This nugget of information came out at a breakfast conversation at GAIN. I know very little about the long endurance sports, so was fascinated to hear what Bryan had to say.

    He expands further here.

    Using Heart Rates

    We have gone up and down through the trials and tribulations of heart rate, lactate, and RPE testing.

    Our challenge is that our sport is so dynamic that we can’t use pace like running and swimming.  The stop watch is ultimately the “tool” best utilized if we could but variability is too great from one day to the next.

    The wattage meter in cycling is ultimately where our sport would like to go.

    The cool thing about wattage is it demonstrates a consistent physical output that is effective in the direction of travel.  I can put forth a lot of energy but that doesn’t necessarily mean it is down the track or down the road. Output plus pace provides that.

    GPS has become popular because of that.  As you know our mantra for tools – “indicate not dictate” is key.  We encourage athletes to use and NOT use them at times.  The goal is to learn pacing and energy output without having a monitoring unit all the time.

    Some workouts are about speed and need not be monitored, since the neural system is the target.  Other times we want athletes “individually controlled” but the heart rate still remains a guideline and remain in a general output.

    An athlete needs to push, hold back and explore pacing strategies and technique modifications to become ever more efficient.  The heart rate monitor can mindlessly dictate a session OR be a mindful tool to make an athlete more independent and more efficient.  The devil is in the details.

    VO2 Max Testing for skiiers

    ski fitness testsWe have a high tech facility with 2 skiing treadmills and the ability to provide athletes oxygen supplementation to simulate a variety of altitudes.  We do all max VO2 tests at sea level conditions.  We test our athletes rollerskiing for specificity.

    That being said – our coaches and athletes look at how long they last on the treadmill as probably the most significant factor of success from the test.  Why – because the length of the test means you are going the fastest.  Our athletes have high VO2’s.  There is a baseline amount of capacity that is necessary to be a World class endurance athlete.

    Our sports science coined it the “cloud of success.”  Many of our developing athletes are in this “cloud.”  That being said, you wouldn’t be able to point out the most successful to lesser success by looking merely at VO2 results.  This is true both with our World Cup & development athletes.  There are many capacities that make up an athlete.  

    Another important point is that VO2 CAN and DOES change slightly throughout the year and it CAN improve like any physical capacity.  There is certainly diminishing return with World class athletes.  It takes A LOT to move a LITTLE, but we can all improve.

    I have been involved with or personally administered over 450 VO2 tests.  I am suspicious with anyone who uses averages.  Each athlete is unique and responds in a unique way.  I could explain this but my fingers would be bloody from typing so long.  Bottom line – if you are going to test then make it personalized and repeat it looking at the personal results from the past tests.

    Other fitness tests for skiiers

    heart rateWe have tests that compliment and verify one another.  For example, we have VO2, hemoglobin mass and blood testing.  A low VO2 might be due to low ferretin.

    The hemoglobin and blood testing will catch that and a lowering VO2 will likely result in lowering performance in this specific situation.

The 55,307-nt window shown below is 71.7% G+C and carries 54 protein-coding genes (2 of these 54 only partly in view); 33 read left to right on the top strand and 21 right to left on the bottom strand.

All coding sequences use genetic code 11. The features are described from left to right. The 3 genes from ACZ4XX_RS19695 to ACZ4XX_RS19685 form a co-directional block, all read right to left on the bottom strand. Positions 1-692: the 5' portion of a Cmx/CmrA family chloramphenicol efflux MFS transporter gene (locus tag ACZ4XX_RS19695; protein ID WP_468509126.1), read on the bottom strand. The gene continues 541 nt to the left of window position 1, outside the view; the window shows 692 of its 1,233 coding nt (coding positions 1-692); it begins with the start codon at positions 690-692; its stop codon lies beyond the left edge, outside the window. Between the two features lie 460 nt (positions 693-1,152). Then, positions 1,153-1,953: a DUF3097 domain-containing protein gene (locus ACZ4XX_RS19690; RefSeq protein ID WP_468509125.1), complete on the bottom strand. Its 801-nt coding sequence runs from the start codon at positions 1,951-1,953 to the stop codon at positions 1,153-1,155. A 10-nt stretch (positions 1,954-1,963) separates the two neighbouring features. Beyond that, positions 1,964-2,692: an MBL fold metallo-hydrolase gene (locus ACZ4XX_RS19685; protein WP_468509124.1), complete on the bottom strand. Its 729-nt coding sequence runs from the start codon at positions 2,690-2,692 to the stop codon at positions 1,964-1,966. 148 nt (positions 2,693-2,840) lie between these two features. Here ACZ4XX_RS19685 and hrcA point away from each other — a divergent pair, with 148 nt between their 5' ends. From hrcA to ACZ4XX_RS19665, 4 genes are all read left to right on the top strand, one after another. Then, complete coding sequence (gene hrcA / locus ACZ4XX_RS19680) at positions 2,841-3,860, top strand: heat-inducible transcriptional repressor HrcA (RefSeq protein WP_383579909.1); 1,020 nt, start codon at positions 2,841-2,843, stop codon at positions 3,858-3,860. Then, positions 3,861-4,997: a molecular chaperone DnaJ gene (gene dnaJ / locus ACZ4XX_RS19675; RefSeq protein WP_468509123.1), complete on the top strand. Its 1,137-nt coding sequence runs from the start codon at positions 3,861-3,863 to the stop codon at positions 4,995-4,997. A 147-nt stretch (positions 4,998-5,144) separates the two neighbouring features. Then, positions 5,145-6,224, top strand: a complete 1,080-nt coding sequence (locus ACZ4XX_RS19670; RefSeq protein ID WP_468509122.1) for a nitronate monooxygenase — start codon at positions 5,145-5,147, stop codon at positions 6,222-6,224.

The basic premise is, like the heart rate monitor, VO2 testing is a tool that can be effectively used or grossly abused.  The latter is often the case unfortunately.  There is no ONE validating test.  The test should be utilized to track and steer training for the individual.  FMS, strength, etc testing should not be substituted for VO2 testing.  They are different tests and should be considered important factors as well.  Secondly, testing is limited in its capacity, so know what it tests and know what it does NOT test.

    Vern’s presentation nailed in on the head.  What is your objective for the test? Bryan Fish.

    (More on fitness testing here)

  5. 10 Rebounder exercises for lower limb control


    Improve Strength, Proprioception, Control and Ultimate Stability of the Lower Limb using a rebounder.

    There are many physical benefits from using a trampette or rebounder e.g. improving cardiovascular fitness and core control.

    As a Physiotherapist, I prefer to use a rebounder specifically to improve a client’s strength, proprioception, control and ultimate stability of the lower limb.

    The exercises listed below are suitable for any person who wishes to improve the stability of their lower limb joints. I have included easy, intermediate and advanced exercises for guidance.

    Part of the Solution

    rebounderIt is recommended that the more difficult tasks are perfected on a stable surface before progressing to a rebounder or unstable surface.

    These drills are especially useful for our clients who are recovering from a hip/knee/ankle injury or surgery (most ACL conservative or post-op protocols will include rebounder work).

    Athletes without injury will also find these exercises of benefit to help prevent injury and improve performance, in conjunction with their stable surface training. The rebounder adds a new stimulus which can then lead to adaptation.

    On the other hand, those with osteoarthritis will favour the use of a rebounder for gentle and functional movements as it reduces the joint impact forces.



    1 Heel raises rebounder

    2 Jogging

    3 Jumping

    4 Single leg stands


    5 single leg squatrebounder

    6 Hopping/alternate leg hopping

    7 Jog/balance

    8 Directional squat jumps


    9 Jump on/off (straight or multi-directional)

    10 Hop on/off (straight or multi-directional)

    Check the video here: 

    Remember progress from:

    • Stable to Unstable
    • Single reps to multiple reps
    • 2 feet to one foot
    • Single plane to multi directions

     Sarah Marshall 

    Chartered Physiotherapist